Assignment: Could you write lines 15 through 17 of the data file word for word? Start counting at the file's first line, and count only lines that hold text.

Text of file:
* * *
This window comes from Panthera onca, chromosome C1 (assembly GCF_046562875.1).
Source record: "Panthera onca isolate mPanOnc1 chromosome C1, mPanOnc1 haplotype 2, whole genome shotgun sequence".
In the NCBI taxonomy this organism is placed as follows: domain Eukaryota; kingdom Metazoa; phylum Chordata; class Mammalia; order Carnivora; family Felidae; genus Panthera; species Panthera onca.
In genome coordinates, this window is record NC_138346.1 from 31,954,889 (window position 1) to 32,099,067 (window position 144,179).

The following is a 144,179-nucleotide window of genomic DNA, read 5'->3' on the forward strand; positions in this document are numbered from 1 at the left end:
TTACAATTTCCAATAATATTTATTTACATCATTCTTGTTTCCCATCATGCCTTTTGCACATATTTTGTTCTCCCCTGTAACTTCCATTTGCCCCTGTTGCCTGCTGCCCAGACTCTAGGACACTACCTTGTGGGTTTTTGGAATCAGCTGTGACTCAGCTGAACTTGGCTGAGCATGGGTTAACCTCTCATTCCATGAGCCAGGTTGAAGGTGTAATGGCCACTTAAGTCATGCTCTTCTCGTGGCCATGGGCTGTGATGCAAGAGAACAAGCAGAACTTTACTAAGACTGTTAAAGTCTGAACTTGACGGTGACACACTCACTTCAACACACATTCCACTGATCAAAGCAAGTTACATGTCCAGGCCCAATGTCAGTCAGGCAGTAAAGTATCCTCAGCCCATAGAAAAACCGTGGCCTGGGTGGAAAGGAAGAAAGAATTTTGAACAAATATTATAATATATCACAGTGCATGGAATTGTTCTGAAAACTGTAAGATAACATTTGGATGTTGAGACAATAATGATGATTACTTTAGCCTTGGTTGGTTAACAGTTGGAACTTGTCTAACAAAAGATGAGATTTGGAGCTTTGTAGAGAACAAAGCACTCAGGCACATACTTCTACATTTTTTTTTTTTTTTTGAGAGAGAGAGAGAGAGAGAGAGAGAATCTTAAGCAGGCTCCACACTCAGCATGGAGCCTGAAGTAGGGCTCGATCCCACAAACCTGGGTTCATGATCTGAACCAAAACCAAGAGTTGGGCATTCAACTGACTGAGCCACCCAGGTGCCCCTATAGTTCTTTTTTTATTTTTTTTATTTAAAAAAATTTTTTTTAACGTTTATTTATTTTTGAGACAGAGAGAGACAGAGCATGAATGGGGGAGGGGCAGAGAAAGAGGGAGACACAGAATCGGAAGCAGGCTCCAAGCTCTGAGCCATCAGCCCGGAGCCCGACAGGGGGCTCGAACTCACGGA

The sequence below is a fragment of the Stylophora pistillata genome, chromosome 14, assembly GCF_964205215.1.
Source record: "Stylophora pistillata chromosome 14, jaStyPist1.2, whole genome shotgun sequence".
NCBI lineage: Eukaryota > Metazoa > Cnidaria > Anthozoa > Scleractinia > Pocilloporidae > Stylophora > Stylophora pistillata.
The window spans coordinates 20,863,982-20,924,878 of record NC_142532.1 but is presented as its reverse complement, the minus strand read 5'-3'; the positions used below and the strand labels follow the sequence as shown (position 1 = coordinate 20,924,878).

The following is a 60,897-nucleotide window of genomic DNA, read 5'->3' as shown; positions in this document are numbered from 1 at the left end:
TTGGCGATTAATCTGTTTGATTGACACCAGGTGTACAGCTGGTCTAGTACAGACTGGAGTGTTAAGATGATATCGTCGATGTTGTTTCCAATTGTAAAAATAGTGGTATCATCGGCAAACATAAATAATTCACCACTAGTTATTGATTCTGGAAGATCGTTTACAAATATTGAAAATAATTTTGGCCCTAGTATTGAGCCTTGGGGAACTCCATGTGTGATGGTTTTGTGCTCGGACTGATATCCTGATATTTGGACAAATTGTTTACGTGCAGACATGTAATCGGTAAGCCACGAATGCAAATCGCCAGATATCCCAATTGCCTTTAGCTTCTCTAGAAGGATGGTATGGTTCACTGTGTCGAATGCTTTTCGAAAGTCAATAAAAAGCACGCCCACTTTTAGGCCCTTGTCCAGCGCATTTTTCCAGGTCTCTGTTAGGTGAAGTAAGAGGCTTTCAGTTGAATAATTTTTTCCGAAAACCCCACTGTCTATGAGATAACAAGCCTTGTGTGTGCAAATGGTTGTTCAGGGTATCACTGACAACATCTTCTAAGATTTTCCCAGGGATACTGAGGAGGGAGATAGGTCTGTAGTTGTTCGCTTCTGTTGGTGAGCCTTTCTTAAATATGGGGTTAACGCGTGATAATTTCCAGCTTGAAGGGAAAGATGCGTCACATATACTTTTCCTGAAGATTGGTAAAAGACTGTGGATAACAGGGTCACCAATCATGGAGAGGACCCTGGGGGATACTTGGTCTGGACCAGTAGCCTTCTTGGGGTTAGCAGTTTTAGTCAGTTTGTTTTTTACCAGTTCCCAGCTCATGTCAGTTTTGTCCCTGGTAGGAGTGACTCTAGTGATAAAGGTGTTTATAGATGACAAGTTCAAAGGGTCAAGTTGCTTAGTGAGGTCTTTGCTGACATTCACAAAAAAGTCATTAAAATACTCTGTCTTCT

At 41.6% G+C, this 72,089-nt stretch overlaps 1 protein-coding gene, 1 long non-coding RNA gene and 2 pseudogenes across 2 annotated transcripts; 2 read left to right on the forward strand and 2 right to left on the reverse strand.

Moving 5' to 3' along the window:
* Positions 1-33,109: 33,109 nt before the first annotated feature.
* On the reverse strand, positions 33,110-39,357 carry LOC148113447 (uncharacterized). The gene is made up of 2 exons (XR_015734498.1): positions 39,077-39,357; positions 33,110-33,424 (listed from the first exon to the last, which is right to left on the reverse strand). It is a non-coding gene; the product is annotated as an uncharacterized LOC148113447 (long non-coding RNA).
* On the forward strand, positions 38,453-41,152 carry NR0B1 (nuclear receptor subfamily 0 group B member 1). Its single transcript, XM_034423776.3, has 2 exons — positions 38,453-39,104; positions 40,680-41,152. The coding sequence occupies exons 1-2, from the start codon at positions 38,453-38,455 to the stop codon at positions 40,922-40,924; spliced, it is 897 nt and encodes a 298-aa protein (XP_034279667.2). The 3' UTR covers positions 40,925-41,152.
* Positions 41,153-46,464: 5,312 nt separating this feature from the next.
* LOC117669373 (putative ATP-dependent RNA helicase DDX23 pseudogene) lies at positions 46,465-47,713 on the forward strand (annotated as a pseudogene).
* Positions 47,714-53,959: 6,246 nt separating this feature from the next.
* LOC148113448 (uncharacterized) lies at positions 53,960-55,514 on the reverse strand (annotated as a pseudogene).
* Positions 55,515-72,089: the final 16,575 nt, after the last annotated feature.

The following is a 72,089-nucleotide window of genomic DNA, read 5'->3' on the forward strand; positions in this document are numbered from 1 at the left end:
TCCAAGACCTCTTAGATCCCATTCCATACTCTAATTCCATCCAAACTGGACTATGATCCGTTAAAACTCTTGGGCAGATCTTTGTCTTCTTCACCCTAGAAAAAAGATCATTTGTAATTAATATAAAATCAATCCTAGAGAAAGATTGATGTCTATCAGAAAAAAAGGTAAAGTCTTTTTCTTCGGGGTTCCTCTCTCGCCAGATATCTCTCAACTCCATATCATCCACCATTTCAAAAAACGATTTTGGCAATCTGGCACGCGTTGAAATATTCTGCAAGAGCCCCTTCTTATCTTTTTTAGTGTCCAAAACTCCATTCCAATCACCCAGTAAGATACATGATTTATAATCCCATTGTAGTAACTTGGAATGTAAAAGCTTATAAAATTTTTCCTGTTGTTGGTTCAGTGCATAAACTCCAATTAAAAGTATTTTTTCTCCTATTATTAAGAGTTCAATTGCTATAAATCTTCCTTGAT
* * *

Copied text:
* Positions 1-33,109: 33,109 nt before the first annotated feature.
* On the reverse strand, positions 33,110-39,357 carry LOC148113447 (uncharacterized). The gene is made up of 2 exons (XR_015734498.1): positions 39,077-39,357; positions 33,110-33,424 (listed from the first exon to the last, which is right to left on the reverse strand). It is a non-coding gene; the product is annotated as an uncharacterized LOC148113447 (long non-coding RNA).
* On the forward strand, positions 38,453-41,152 carry NR0B1 (nuclear receptor subfamily 0 group B member 1). Its single transcript, XM_034423776.3, has 2 exons — positions 38,453-39,104; positions 40,680-41,152. The coding sequence occupies exons 1-2, from the start codon at positions 38,453-38,455 to the stop codon at positions 40,922-40,924; spliced, it is 897 nt and encodes a 298-aa protein (XP_034279667.2). The 3' UTR covers positions 40,925-41,152.